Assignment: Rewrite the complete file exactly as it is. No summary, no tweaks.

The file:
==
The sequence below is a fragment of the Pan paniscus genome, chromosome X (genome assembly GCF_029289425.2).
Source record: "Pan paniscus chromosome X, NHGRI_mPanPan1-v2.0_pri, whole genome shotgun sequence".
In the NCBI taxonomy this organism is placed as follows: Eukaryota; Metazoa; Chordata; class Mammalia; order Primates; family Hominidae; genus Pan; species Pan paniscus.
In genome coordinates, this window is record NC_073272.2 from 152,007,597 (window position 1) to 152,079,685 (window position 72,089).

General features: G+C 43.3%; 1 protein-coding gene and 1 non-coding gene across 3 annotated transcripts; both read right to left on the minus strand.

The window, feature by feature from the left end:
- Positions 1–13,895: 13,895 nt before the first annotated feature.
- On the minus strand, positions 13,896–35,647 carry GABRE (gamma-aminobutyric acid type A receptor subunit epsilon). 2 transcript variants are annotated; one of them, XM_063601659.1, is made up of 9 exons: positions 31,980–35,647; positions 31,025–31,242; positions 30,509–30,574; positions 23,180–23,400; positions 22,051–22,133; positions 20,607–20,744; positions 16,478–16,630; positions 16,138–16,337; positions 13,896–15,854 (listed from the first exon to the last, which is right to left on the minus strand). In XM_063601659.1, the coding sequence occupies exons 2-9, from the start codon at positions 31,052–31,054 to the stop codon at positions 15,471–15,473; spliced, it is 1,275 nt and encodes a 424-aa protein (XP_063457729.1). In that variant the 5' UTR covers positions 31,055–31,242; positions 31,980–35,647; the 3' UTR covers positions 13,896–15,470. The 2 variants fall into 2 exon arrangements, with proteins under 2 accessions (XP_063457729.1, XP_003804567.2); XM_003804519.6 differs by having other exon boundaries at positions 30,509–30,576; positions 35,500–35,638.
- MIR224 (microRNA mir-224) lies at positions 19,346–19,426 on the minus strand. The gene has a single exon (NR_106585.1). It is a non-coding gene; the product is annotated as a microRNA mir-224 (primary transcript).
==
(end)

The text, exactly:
The sequence below is a fragment of the Pan paniscus genome, chromosome X (genome assembly GCF_029289425.2).
Source record: "Pan paniscus chromosome X, NHGRI_mPanPan1-v2.0_pri, whole genome shotgun sequence".
In the NCBI taxonomy this organism is placed as follows: Eukaryota; Metazoa; Chordata; class Mammalia; order Primates; family Hominidae; genus Pan; species Pan paniscus.
In genome coordinates, this window is record NC_073272.2 from 152,007,597 (window position 1) to 152,079,685 (window position 72,089).

General features: G+C 43.3%; 1 protein-coding gene and 1 non-coding gene across 3 annotated transcripts; both read right to left on the minus strand.

The window, feature by feature from the left end:
- Positions 1–13,895: 13,895 nt before the first annotated feature.
- On the minus strand, positions 13,896–35,647 carry GABRE (gamma-aminobutyric acid type A receptor subunit epsilon). 2 transcript variants are annotated; one of them, XM_063601659.1, is made up of 9 exons: positions 31,980–35,647; positions 31,025–31,242; positions 30,509–30,574; positions 23,180–23,400; positions 22,051–22,133; positions 20,607–20,744; positions 16,478–16,630; positions 16,138–16,337; positions 13,896–15,854 (listed from the first exon to the last, which is right to left on the minus strand). In XM_063601659.1, the coding sequence occupies exons 2-9, from the start codon at positions 31,052–31,054 to the stop codon at positions 15,471–15,473; spliced, it is 1,275 nt and encodes a 424-aa protein (XP_063457729.1). In that variant the 5' UTR covers positions 31,055–31,242; positions 31,980–35,647; the 3' UTR covers positions 13,896–15,470. The 2 variants fall into 2 exon arrangements, with proteins under 2 accessions (XP_063457729.1, XP_003804567.2); XM_003804519.6 differs by having other exon boundaries at positions 30,509–30,576; positions 35,500–35,638.
- MIR224 (microRNA mir-224) lies at positions 19,346–19,426 on the minus strand. The gene has a single exon (NR_106585.1). It is a non-coding gene; the product is annotated as a microRNA mir-224 (primary transcript).